A bulging disc is a problem with one of the shock-absorbing spinal discs that lies between each vertebra—the bones that make up the spine. Each disc is like a jelly-filled donut, with a gelatinous inner layer and firm outer layer. Typically, pressure created by everyday activities like walking, bending, sitting, and lifting is distributed evenly across discs. But bad posture, repetitive movements, and a lack of strength in the muscles that support the spine can cause unhealthy pressure to build in these discs. When the pressure gets too great in one part of the disc, the inner liquid can push into the outer layer causing a “bulge” to form—this is referred to as a bulging disc. When pressure and the bulge become extreme, the outer layer tears and the inner liquid spills out, resulting in a disc herniation —a herniated disc is a potentially much more serious issue.
The spine is made up of a group of bones called vertebrae that are stacked on top of each other with shock-absorbing discs between each bone. The jelly-like inner layer of the disc, called the nucleus pulposus, has no direct blood supply and needs alternating compressing (think: sitting) and decompressing forces (think: physical activity such as walking) to receive nutrients from the body and stay healthy. One purpose of the discs is to distribute pressures evenly as we go through activities of daily living so that the surrounding joints and other structures are not damaged. When this process malfunctions, problems and pain can occur.
What Causes Pain From a Bulging Disc?
A bulging disc can be diagnosed by a thorough evaluation by a health care professional and also by imaging such as an MRI. Symptom patterns common to bulging discs include pain with forward bending, pain with coughing, sneezing or bowel movements, and pain with prolonged sitting. The pain can occur in the back, buttocks or even down the leg or into the foot if a nerve is irritated by the bulge. Contrary to common perceptions, many people that have findings of bulging discs on an MRI experience no pain. When bulging discs do cause pain, it is because of the following scenario: a spinal disc bulges causing the shock-absorbing function of the disc to be disrupted. The weight that is usually distributed evenly through the disc by daily activities (walking, sitting, and bending over) is now distributed in an uneven pattern, putting unhealthy pressure on the affected disc and the surrounding discs, joints, and ligaments. Eventually this pressure causes problems which can result in pain. Pain and/or dysfunction can be caused in four general ways:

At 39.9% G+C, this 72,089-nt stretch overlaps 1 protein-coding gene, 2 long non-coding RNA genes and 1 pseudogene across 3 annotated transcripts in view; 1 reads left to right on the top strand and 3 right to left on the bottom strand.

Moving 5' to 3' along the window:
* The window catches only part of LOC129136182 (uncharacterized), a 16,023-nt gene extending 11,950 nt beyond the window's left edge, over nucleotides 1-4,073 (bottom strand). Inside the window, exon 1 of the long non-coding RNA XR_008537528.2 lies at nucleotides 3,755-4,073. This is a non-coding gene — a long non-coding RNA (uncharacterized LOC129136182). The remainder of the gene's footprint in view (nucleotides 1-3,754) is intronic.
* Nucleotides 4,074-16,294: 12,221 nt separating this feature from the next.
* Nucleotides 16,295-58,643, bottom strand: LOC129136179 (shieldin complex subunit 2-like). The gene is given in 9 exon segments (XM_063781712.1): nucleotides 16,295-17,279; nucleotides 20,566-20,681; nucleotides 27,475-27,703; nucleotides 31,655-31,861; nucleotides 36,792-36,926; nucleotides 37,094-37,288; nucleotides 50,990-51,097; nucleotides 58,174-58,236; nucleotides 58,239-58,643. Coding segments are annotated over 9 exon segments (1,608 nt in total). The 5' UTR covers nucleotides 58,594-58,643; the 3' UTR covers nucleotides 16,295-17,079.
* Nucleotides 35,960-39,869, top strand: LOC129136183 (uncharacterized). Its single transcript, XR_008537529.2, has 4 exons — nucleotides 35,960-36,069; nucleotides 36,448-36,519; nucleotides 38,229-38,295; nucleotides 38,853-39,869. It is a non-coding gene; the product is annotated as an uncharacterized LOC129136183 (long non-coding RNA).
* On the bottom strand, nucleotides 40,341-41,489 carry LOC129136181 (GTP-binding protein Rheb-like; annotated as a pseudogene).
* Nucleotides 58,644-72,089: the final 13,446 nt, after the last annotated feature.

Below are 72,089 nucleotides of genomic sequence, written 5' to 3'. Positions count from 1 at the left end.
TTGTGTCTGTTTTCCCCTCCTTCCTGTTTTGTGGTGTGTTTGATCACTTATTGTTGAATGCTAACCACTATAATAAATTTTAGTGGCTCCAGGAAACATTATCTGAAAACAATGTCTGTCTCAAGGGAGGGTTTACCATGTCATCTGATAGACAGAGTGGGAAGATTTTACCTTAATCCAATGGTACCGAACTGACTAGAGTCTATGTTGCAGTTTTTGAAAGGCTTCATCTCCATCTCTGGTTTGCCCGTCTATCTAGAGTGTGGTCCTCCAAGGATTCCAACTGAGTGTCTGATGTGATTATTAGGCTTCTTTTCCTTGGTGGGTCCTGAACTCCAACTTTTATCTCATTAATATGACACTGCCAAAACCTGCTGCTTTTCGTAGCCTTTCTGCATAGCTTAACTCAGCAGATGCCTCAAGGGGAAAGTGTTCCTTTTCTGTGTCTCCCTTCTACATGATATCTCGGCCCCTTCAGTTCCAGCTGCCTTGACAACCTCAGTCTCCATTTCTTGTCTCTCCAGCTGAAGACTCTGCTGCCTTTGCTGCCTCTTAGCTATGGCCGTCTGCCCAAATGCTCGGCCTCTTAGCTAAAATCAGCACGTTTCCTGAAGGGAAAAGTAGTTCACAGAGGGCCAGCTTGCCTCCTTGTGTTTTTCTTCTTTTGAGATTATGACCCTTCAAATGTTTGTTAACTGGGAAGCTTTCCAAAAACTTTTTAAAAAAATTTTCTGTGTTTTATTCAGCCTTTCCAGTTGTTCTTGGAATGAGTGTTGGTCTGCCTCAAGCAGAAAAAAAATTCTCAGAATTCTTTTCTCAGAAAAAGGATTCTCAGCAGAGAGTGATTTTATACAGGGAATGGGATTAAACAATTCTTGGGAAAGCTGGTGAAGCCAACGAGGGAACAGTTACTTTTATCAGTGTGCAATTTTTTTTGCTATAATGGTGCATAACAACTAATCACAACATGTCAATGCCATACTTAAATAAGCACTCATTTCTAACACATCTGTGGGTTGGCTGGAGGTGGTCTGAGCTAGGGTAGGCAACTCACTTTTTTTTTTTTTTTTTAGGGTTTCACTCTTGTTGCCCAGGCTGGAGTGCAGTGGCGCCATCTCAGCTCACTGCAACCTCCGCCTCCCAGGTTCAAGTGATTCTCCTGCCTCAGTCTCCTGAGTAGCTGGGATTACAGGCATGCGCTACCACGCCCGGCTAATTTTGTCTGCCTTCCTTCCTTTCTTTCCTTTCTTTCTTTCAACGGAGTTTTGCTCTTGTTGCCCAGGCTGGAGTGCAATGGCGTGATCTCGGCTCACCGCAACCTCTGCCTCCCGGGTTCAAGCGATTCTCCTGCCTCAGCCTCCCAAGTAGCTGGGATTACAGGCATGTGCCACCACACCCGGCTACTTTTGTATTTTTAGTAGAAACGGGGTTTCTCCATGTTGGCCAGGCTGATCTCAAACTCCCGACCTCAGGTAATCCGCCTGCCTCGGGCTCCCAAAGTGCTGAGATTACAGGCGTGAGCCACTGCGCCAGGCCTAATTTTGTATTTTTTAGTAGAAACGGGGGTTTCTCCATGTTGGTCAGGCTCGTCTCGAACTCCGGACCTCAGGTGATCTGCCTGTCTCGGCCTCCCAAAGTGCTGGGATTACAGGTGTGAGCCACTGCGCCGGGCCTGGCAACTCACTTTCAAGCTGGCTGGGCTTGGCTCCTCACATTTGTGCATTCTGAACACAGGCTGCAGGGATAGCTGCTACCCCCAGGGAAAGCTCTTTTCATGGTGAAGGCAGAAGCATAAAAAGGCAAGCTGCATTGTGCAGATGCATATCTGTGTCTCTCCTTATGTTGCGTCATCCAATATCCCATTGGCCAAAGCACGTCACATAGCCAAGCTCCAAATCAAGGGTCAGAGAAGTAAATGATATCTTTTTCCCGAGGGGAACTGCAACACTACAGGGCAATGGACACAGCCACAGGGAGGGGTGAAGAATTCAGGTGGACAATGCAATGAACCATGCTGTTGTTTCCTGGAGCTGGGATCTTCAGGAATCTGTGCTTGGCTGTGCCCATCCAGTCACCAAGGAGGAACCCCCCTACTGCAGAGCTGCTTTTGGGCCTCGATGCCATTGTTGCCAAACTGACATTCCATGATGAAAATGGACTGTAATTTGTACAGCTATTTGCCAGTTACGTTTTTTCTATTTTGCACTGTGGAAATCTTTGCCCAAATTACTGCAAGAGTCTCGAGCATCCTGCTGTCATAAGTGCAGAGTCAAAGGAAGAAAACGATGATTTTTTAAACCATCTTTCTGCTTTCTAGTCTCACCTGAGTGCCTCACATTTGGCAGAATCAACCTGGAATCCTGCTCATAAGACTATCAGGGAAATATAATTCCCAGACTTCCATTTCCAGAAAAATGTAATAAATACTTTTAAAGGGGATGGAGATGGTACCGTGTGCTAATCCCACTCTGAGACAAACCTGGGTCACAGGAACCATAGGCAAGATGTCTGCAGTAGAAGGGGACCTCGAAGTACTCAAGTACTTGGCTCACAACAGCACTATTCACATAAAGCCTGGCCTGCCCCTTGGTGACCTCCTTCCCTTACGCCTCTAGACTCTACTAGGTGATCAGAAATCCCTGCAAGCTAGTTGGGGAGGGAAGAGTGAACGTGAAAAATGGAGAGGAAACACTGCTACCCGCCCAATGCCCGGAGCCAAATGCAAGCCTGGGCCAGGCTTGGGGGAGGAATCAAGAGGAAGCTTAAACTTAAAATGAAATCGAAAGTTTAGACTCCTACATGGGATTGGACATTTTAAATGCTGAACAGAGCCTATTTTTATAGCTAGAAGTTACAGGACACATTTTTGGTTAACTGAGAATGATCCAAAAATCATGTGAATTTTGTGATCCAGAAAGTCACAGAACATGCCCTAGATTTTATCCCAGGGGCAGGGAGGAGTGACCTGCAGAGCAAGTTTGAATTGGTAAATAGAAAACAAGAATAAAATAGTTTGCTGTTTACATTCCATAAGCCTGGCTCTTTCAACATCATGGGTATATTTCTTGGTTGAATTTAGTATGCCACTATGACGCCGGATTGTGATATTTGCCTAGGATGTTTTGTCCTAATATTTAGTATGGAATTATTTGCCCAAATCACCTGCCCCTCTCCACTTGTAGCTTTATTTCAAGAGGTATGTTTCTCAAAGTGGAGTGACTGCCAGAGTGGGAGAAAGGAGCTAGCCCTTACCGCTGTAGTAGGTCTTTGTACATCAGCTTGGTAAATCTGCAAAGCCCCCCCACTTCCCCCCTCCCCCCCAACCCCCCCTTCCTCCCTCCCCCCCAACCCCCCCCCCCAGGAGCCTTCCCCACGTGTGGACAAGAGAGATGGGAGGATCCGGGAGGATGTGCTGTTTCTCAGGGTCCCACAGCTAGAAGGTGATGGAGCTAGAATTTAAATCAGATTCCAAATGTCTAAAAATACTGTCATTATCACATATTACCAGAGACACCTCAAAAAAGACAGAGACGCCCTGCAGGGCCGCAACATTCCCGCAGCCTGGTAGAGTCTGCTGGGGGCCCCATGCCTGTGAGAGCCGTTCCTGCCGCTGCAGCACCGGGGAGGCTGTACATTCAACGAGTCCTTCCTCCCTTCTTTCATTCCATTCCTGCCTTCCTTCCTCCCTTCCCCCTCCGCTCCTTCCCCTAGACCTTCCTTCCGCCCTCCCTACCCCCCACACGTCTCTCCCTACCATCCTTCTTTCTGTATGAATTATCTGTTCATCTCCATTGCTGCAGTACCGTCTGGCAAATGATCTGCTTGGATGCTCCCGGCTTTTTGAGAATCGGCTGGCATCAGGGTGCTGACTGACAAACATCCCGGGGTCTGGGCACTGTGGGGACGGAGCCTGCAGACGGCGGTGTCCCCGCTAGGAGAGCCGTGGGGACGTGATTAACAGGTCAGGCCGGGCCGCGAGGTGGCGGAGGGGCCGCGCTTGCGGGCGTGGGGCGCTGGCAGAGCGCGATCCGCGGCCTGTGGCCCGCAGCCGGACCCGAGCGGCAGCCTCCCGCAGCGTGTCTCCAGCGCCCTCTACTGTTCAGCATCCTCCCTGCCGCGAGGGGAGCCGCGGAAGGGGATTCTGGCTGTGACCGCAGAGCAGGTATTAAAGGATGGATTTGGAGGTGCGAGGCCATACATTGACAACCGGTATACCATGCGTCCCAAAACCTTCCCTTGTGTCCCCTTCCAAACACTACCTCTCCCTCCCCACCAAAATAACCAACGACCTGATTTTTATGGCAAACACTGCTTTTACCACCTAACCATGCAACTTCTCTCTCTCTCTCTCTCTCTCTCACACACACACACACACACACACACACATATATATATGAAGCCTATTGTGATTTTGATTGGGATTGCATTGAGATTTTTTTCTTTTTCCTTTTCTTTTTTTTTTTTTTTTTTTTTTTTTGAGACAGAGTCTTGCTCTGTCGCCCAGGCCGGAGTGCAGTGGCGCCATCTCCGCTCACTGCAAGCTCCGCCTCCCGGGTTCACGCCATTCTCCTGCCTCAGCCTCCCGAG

- If the other structures around the disc become overloaded because the damaged disc in unable to absorb shocks, they wear down and become inflamed, resulting in arthritis.
- If the muscles around the spine become stressed due to the overload from the bulge, they become tight and painful.
- If the bulge is big enough to hit a nerve, pain can be felt along the path of the nerve. When the affected nerve is the sciatic nerve, this is referred to as sciatica. To learn more about pinched nerves, click here.
- If the nerves from the surrounding tissues grow into the disc, they can transmit pain signals. (Normal discs do not have a direct nerve supply.)
Treatment for a Bulging Disc
With proper exercise and healthy spine habits, a bulging disc rarely requires surgery. In fact, it can typically be treated at home and can usually heal on its own within 6 to 12 months. The most important thing is to give the bulging disc the opportunity to heal by:
- Changing the movements and habits that put unhealthy loads through the disc.
- Building strength in the appropriate muscles to give the disc the support it needs.
Written by Dr. Jeremy James. Dr. James founded and was director of the Aspen Club Back Institute in Aspen, Colorado, is the coauthor of the bestselling The Younger Next Year Back Book and earned his Doctor of Chiropractic from the University of Western States. Learn more about Dr. James here.